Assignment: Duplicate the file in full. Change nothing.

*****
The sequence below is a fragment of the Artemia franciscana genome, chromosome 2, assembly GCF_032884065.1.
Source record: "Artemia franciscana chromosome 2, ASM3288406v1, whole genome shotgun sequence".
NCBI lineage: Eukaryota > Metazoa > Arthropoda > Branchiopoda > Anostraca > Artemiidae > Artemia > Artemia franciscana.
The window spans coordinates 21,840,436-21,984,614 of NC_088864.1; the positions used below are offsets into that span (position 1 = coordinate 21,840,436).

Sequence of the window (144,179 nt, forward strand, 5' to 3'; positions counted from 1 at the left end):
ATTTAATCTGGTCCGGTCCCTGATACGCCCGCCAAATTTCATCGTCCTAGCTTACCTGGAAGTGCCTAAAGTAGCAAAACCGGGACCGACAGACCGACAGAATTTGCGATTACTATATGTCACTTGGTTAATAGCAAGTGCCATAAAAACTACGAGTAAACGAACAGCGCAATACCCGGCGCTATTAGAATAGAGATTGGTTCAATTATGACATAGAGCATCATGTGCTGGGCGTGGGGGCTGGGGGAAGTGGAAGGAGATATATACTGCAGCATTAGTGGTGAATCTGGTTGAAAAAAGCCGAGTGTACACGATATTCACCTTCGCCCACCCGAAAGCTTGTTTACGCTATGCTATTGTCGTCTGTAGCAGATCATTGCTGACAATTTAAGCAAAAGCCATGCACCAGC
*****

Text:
The sequence below is a fragment of the Artemia franciscana genome, chromosome 2, assembly GCF_032884065.1.
Source record: "Artemia franciscana chromosome 2, ASM3288406v1, whole genome shotgun sequence".
NCBI lineage: Eukaryota > Metazoa > Arthropoda > Branchiopoda > Anostraca > Artemiidae > Artemia > Artemia franciscana.
The window spans coordinates 21,840,436-21,984,614 of NC_088864.1; the positions used below are offsets into that span (position 1 = coordinate 21,840,436).

Sequence of the window (144,179 nt, forward strand, 5' to 3'; positions counted from 1 at the left end):
ATTTAATCTGGTCCGGTCCCTGATACGCCCGCCAAATTTCATCGTCCTAGCTTACCTGGAAGTGCCTAAAGTAGCAAAACCGGGACCGACAGACCGACAGAATTTGCGATTACTATATGTCACTTGGTTAATAGCAAGTGCCATAAAAACTACGAGTAAACGAACAGCGCAATACCCGGCGCTATTAGAATAGAGATTGGTTCAATTATGACATAGAGCATCATGTGCTGGGCGTGGGGGCTGGGGGAAGTGGAAGGAGATATATACTGCAGCATTAGTGGTGAATCTGGTTGAAAAAAGCCGAGTGTACACGATATTCACCTTCGCCCACCCGAAAGCTTGTTTACGCTATGCTATTGTCGTCTGTAGCAGATCATTGCTGACAATTTAAGCAAAAGCCATGCACCAGC